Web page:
Field (mathematics)
In mathematics a field is a certain kind of algebraic structure. In a field you can add ([math]x+y[/math]), subtract ([math]x-y[/math]), multiply ([math]x\cdot y[/math]) and divide ([math]x/y[/math]) two numbers (with division only allowed if [math]y[/math] is not equal to zero). A field is a special ring, in which you can divide.
Rules
As the field is always a ring, it consists of a set (represented here with the letter R) with two operations: addition (+) and multiplication (•). The properties of a ring are:
- Closure: If an operation is used on any elements in the ring, the element that is formed will also be part of the ring.
- For all a, b in R, the result of the operation a + b is also in R.
- For all a, b in R, the result of the operation a • b is also in R.
- Additive Identity element: One element of the ring is special. It is called the additive identity element (or zero). If addition is used with the identity element and another element, the other element will not change.
- There exists an element 0 in R, such that for all elements a in R, the equation 0 + a = a + 0 = a holds.
- Associativity of Addition: When addition is done many times, it does not matter how it is grouped, the result will be the same.
- For all a, b and c in R, the equation (a + b) + c = a + (b + c) holds.
- Commutativity of addition: When addition is done, it does not matter which element is on the right and left, the result will be the same.
- For all a and b in R, the equation a + b = b + a holds.
- Additive Inverse element: Every element in the ring has another element in the ring when addition is performed between them, the result is the additive identity element. This is known as its additive inverse.
- For each a in R, there exists an element -a in R such that a + (-a) = 0, where 0 is the additive identity element.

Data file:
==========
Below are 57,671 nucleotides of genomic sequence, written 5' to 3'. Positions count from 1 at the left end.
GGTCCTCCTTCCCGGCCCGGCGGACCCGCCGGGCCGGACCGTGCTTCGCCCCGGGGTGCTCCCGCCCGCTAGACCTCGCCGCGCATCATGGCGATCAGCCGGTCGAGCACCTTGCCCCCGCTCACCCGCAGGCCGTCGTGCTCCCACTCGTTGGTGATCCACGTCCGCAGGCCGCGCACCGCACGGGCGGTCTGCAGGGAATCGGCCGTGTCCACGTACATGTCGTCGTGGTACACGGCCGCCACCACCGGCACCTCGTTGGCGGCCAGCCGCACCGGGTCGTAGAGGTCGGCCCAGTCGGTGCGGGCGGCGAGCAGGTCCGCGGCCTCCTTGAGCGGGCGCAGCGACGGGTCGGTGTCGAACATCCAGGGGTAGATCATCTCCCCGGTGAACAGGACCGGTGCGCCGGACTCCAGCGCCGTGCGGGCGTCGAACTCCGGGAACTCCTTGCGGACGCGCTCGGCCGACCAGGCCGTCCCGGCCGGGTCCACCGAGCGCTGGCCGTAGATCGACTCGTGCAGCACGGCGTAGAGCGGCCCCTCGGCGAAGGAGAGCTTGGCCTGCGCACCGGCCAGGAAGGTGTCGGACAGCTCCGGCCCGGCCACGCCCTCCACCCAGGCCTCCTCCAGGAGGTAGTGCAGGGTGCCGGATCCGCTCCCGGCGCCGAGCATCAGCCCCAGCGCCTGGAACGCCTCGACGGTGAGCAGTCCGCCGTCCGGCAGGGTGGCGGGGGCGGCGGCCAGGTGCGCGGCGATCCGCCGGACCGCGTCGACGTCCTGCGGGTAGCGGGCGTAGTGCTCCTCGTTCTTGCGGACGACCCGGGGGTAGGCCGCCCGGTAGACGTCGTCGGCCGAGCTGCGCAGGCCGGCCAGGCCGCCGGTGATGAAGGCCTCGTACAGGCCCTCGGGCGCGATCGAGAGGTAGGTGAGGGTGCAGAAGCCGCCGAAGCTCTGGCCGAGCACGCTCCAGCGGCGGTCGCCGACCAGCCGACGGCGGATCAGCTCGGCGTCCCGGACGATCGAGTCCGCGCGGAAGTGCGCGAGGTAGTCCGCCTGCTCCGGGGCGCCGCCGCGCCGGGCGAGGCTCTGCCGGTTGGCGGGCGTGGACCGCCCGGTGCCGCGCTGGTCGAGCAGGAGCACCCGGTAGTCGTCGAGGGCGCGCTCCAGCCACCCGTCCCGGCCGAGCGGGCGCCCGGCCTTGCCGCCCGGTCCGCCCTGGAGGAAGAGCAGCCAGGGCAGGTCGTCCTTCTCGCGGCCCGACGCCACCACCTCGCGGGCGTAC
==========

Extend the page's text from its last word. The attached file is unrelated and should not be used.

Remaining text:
- Associativity of multiplication: When multiplication is done many times, it does not matter how it is grouped, the result will be the same.
- For all a, b and c in R, the equation (a • b) • c = a • (b • c) holds.
- Distribution: Addition and multiplying mix together:
- For all a, b and c in R, the equation (a + b) • c = (a • c) + (b • c) holds.
- For all a, b and c in R, the equation a • (b + c) = (a • b) + (a • c) holds.
A field is a ring with these rules:
- Commutativity of multiplication: When multiplication is done, it does not matter which element is on the right and left, the result will be the same.
- For all a and b in R, the equation a • b = b • a holds.
- Multiplicative Identity element: One element of the ring is special. It is called the multiplicative identity element (or unit). If multiplication is used with the identity element and another element, the other element will not change.
- There exists an element 1 in R, such that for all elements a in R, the equation 1 • a = a • 1 = a holds.
- Multiplicative Inverse element: Every element element in the ring apart from the zero element (the additive identity) has an inverse. Multiplying an element by its inverse will give
- For each a in R, apart from 0, there exists an element a^{-1} such that a • a^{-1} = a^{-1} • a = 1 holds.
- Integral domain: Multiplying by zero is the only multiplication that produces zero.
- For all a and b in R, if a • b = 0 then either a = 0 or b = 0 must be true.
Another way of describing a field is this:
- The set R using the operation + is an abelian (commutative) group with the zero element as its identity element.
- The set R, without the zero element, using the operation • is also an abelian group, with the unit element as its identity element.
- The field also satisfies the distribution rules, listed above.
Examples of fields
Examples for fields are
- the real numbers [math]\mathbb{R}[/math]
- the rational numbers [math]\mathbb{Q}[/math]
- the complex numbers [math]\mathbb{C}[/math]
The integers [math]\mathbb{Z}[/math] are not a field, because you cannot always divide without a remainder.